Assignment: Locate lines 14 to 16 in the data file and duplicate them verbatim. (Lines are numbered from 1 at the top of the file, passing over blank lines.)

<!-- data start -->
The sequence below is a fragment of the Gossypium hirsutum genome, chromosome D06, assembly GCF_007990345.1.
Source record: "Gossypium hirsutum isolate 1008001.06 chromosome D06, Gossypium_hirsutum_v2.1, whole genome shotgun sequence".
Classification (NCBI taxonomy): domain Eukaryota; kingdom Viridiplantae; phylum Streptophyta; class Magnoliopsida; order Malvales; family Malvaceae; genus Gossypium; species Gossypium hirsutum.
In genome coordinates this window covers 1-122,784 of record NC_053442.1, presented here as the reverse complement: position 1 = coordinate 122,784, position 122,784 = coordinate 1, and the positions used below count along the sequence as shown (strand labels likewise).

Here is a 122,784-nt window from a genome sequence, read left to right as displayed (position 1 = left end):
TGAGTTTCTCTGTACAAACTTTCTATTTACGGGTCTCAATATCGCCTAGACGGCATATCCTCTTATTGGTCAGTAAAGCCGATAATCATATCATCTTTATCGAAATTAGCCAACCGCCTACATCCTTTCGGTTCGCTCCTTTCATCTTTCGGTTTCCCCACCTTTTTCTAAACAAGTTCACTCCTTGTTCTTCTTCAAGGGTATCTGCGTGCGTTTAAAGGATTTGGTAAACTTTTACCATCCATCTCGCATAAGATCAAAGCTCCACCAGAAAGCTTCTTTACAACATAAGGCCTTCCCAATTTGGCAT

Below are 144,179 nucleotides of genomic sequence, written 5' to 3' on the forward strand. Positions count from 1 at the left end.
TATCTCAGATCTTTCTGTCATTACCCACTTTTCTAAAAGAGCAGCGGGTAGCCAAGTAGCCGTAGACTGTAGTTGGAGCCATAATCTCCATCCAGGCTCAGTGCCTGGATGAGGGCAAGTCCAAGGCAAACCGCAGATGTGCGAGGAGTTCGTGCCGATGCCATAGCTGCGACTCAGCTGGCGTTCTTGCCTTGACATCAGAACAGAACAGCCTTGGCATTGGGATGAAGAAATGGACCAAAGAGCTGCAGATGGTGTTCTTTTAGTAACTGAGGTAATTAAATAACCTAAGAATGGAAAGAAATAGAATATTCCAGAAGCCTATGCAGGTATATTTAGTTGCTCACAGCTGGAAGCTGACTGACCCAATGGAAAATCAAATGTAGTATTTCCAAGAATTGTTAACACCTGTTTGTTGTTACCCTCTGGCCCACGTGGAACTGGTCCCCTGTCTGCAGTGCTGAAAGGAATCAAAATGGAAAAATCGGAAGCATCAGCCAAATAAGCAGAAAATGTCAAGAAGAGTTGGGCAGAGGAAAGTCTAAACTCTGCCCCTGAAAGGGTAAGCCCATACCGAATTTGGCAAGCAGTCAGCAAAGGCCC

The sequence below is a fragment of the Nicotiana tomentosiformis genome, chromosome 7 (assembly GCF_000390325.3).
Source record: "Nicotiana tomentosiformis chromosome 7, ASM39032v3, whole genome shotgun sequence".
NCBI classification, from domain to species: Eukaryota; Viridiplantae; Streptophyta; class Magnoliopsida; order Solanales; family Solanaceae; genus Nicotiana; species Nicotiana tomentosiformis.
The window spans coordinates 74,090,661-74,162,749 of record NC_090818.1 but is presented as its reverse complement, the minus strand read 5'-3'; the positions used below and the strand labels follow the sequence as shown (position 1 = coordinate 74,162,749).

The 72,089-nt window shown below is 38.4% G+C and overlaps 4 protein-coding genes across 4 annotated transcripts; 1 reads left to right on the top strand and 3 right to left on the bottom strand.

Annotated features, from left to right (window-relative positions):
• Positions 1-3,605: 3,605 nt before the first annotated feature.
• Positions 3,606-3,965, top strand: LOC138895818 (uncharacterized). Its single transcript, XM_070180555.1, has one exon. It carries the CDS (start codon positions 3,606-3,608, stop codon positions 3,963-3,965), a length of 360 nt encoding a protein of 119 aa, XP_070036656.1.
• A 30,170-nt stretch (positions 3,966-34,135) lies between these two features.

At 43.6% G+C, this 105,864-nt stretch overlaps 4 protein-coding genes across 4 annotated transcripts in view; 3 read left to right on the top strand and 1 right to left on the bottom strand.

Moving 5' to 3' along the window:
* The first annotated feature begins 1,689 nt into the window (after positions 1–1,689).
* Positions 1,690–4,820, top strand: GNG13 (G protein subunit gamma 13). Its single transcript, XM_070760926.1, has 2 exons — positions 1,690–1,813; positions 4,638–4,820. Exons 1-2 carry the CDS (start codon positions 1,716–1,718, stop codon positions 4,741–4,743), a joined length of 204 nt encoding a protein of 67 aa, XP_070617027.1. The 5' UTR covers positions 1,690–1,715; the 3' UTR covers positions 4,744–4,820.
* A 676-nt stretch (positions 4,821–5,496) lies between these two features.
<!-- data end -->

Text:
Annotated features, from left to right (window-relative positions):
• Positions 1-3,605: 3,605 nt before the first annotated feature.
• Positions 3,606-3,965, top strand: LOC138895818 (uncharacterized). Its single transcript, XM_070180555.1, has one exon. It carries the CDS (start codon positions 3,606-3,608, stop codon positions 3,963-3,965), a length of 360 nt encoding a protein of 119 aa, XP_070036656.1.